The King of the Golden Mountain

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1876 illustration by George Cruikshank

"The King of the Golden Mountain" (German: Der König vom goldenen Berg) is a German fairy tale collected by the Brothers Grimm in Grimm's Fairy Tales.[1][2]

Tale 92 in the standard Grimm numbering, it is Aarne-Thompson type 401A, the enchanted princess in her castle. It includes elements from type 810, the devil loses a soul that was promised him; type 560, the magic ring; and type 518, quarreling giants lose their magic objects.[3]

The main version anthologized was taken down from a soldier; there is also a variant collected from Zwehrn (Zweheren [de]) whose storyline summarized by Grimm in his notes.[4]

Synopsis[edit]

Son and father arguing with the black man, Arthur Rackham, 1916

A merchant with a young son and daughter lost everything except a field. Walking in that field, he met a black mannikin (dwarf)[a] who promised to make him rich if, in twelve years, he brought the first thing that rubbed against his leg when he went home. The merchant agreed. When he got home, his boy rubbed against his leg. He went to the attic and found money, but when the twelve years were up, he grew sad. His son got the story from him and assured him that the black man had no power over him. The son had himself blessed by the priest and went to argue with the black man. Finally, the mannikin agreed that the boy could be put in a boat and shoved off into the water.

The boat carried him to another shore. A snake met him, but was a transformed princess. She told him if for three nights he let twelve black men beat him, she would be freed. He agreed and did it, and she married him, making him the King of the Golden Mountain, and in time bore him a son. When the boy was seven, the king wanted to see his own parents. His wife thought it would bring evil, but gave him a ring that would wish him to his parents and back again, telling him must not wish her to come with him. He went, but to get in the town, he had to put off his fine and magnificent clothing for a shepherd's; once inside, first he had to persuade his parents that he was their son, and then he could not persuade him that he was a king. Frustrated, he wished his wife and son with him. When he slept, his wife took the ring and wished herself and their son back to the Golden Mountain.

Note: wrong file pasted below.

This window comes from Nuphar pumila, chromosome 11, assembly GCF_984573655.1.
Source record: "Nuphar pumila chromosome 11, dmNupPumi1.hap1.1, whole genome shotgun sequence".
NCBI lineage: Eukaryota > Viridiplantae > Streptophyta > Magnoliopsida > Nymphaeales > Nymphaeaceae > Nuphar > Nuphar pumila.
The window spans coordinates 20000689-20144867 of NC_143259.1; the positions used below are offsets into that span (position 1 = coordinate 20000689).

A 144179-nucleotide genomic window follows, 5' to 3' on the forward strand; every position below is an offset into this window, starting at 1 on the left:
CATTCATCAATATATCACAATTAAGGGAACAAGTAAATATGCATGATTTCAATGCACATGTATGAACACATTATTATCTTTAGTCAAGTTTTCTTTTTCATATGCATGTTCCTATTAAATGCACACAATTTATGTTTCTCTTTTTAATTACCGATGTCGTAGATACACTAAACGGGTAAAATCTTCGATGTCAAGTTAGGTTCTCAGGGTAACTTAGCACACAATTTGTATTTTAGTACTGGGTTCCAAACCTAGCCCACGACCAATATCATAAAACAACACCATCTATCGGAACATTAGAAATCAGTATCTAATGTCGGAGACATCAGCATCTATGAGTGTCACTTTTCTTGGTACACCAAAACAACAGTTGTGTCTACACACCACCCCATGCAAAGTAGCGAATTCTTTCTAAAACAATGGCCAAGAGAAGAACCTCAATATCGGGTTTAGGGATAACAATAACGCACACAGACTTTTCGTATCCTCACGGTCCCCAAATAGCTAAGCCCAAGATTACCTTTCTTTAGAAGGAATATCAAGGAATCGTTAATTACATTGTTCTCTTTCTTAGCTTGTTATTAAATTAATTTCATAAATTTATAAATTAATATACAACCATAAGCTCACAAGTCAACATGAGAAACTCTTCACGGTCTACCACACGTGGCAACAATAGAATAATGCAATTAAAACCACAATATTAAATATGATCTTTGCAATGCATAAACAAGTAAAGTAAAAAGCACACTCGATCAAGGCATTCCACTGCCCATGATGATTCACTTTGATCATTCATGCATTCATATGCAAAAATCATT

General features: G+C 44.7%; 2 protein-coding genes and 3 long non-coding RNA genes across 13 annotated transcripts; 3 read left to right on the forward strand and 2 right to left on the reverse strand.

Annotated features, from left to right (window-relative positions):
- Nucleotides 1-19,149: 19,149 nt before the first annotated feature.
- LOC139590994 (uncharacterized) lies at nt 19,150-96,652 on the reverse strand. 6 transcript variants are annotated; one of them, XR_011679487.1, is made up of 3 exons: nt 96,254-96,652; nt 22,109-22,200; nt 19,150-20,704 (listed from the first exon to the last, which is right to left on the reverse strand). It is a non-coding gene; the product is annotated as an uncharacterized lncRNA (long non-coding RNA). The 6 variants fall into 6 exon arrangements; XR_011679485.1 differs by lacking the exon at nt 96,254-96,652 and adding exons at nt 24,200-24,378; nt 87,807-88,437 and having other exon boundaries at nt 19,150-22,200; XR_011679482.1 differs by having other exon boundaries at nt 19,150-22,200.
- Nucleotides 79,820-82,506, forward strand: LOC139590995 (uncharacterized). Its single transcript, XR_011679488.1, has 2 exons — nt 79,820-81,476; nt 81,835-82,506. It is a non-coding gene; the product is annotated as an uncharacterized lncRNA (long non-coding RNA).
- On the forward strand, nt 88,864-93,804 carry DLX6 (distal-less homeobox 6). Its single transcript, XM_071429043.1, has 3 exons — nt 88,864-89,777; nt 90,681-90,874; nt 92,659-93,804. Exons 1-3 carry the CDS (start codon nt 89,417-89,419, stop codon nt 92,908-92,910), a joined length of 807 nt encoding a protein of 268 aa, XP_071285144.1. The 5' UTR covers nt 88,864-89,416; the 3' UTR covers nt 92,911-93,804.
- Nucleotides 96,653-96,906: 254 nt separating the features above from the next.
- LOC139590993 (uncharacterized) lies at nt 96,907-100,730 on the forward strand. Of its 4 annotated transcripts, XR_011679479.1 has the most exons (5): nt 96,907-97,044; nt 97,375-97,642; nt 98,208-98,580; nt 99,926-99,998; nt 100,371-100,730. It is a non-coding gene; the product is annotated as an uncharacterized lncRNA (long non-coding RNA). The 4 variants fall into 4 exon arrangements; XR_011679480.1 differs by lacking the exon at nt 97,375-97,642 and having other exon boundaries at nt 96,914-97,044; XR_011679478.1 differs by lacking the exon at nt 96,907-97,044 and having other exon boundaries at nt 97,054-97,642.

He walked until he found three giants quarreling over their inheritance: a sword that would cut off all heads but the owner's, if ordered to; a cloak of invisibility; and boots that would carry the wearer anywhere. He said he had to try them first, and with them, went back to the Golden Mountain, where his wife was about to marry another man. But at the banquet she was unable to enjoy any of the food or wine because the hero would invisibly take them away and consume them. The dismayed queen ran to her chamber, whereupon the hero revealed himself to her, rebuking her betrayal. Now addressing himself to the guests in the hall, he declared the wedding called off, as he was the rightful ruler, asking the guests to leave. As they refused to do this, and tried to seize him, the hero invoked the command to his magic sword, and all other heads rolled off. He had now again assumed his place as King of the Golden Mountain.

See also[edit]

Explanatory notes[edit]

  1. ^ German Männchen, rendered "dwarf" in Edgar Taylor's translation[1], and "mannikin" in Margaret Hunt's.[2]

References[edit]

Bibliography
  • Grimm (1884). The King of the Golden Mountain. Grimm's Household Tales: with the Author's Notes. 2. Margaret Hunt, tr. London: George Bell and sons. pp. 28–34, 391–393.
  • Grimm (1823). The King of the Golden Mountain. German Popular Stories. Taylor, Edgar, tr.; Cruikshank, George, illustr. London: C. Baldwyn. pp. 169–178, 234–235.

External links[edit]